There is probably some psychological reasoning to be found but it doesn’t matter to me at this point. Just seeing the work and realizing that they were a part of the body of work and may someday emerge again in some way is enough. Seeing these pieces with some time past makes me look at them with a questioning eye. Some are real anomalies that stand out among a crowd of colorful images. For example, the piece shown here on the left, Night Glides In, is a definite one-of-a-kind with its serene blue tones and placid feel set against a lone craft, vaguely Viking in style, that is headed inland. It could be the return of a warrior or fisherman or traveler or it could be something more ominous and threatening.
That possibility always comes to my mind when I see this image even though I personally tend to see it in more congenial and positive terms. More homecoming than home invasion…
Another painting from about the same time that also draws my attention whenever I am skimming through is this piece, Time and Tide. I always have to zoom in to take in the texture. The texture in my pieces seem to shift and change over the years and the texture in this piece is different than that in subsequent years. Maybe it was an alteration in the way I prepped my surface or a change in material but it gives this piece a distinct signature in that texture and in the perspective of the incoming ship within the picture.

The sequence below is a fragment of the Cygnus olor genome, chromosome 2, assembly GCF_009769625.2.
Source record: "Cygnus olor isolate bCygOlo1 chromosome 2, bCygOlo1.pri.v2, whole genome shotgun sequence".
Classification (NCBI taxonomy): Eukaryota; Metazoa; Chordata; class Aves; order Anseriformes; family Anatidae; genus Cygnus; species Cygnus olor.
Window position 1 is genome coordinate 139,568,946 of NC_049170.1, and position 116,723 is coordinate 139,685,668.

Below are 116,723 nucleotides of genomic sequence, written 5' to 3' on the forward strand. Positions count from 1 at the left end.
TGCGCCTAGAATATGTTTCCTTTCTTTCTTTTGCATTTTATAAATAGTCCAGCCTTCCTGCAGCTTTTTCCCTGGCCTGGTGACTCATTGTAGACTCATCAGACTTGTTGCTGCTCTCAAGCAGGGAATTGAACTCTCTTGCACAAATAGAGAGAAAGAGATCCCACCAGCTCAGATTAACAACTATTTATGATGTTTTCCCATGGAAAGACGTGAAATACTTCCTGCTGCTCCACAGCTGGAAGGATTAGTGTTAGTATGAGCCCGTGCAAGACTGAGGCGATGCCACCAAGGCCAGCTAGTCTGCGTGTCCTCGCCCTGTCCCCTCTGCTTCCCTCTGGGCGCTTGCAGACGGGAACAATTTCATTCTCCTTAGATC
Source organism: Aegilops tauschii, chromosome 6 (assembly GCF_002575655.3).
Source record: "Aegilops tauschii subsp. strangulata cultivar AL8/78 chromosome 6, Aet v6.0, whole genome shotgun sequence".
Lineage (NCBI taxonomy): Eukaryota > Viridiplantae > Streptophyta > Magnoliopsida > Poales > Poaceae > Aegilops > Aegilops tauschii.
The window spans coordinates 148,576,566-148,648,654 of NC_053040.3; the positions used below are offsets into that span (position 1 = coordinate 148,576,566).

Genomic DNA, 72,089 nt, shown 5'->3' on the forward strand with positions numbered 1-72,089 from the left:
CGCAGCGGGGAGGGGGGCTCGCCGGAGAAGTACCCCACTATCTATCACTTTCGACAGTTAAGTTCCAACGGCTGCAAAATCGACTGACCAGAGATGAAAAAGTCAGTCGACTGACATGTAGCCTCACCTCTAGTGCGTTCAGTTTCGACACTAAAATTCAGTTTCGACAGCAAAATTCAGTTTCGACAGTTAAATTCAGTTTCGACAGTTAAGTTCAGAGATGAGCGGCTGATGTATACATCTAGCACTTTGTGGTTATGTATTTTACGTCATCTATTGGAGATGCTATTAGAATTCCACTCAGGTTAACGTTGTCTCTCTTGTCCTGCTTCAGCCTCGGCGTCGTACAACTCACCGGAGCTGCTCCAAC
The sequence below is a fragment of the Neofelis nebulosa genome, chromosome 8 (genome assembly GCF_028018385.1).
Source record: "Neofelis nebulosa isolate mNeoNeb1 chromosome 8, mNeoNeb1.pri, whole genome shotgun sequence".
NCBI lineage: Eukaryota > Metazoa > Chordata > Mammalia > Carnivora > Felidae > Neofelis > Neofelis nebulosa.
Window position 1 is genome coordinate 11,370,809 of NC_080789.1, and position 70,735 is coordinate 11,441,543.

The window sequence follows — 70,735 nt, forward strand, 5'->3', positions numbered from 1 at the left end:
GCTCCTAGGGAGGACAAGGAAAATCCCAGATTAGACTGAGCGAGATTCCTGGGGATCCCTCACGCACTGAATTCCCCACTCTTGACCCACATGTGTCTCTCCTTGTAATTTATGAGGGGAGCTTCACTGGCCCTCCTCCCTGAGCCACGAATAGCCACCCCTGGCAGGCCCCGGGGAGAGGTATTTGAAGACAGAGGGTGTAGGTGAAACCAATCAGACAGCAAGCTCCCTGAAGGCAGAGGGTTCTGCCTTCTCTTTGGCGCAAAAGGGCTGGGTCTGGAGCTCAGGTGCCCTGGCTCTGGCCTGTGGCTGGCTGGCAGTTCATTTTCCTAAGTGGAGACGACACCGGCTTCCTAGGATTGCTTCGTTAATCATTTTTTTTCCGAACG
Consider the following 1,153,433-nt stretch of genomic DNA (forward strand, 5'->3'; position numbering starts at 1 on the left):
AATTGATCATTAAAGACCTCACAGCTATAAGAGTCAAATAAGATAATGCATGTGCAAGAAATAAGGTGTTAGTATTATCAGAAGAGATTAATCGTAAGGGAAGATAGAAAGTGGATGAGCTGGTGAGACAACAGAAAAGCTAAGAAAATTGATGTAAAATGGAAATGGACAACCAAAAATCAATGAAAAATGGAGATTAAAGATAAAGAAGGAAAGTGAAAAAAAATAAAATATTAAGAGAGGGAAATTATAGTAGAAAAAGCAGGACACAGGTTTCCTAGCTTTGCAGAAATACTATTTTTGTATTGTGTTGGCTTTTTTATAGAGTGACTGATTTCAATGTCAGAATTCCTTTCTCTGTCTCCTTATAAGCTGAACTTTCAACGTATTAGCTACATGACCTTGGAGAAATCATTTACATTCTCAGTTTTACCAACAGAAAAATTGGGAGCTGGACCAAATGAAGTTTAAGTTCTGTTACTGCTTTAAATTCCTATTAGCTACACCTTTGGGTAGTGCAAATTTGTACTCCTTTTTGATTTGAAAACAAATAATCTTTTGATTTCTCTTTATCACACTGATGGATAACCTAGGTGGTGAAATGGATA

Looking at these boat pieces brings back influences and thoughts that have faded a bit in time, making them seem rejuvenated with the passage of years and the gaining of new experiences in that time. I can see a boat or two floating back into my work in the new year.
We shall see…
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During the openings for most of my shows, such as this past week’s opening at the Kada Gallery, I inevitably get a number of questions about the meaning of the Red Chair especially when it’s suspended in a tree such as in the painting shown here from the show, Family Lines. The empty chair itself is a simple and powerful symbol in many cultures of past ancestors or someone who is absent. I have personally attached the concept of one’s own inner memory to it as well, seeing the chair as a distinct memory or myself in the narrative of that memory. It is not always the same thing in each different circumstance.
But how it came to be aloft in the tree is a story that began when I was a kid. I’ve told it innumerable times over the years but here it is:
Growing up, we lived in the country in an isolated old farmhouse with an old barn across the road. I happened to drive by the old place yesterday and snapped this photo of the old barn, now in a much more advanced stage of decay than when I was running around there. It was pretty solid and complete at that earlier time. In front of the barn, to the left of it here and out of the shot, is a large and old stone chimney, all that remains from the home of an early settler to the area, a stage coach driver who was killed there in an Indian raid in the late 18th century. A small cemetery with old slate stones was nestled in the edge of the forest nearby. For a kid, it was a place filled with memory, a great place to play and let your imagination run wild.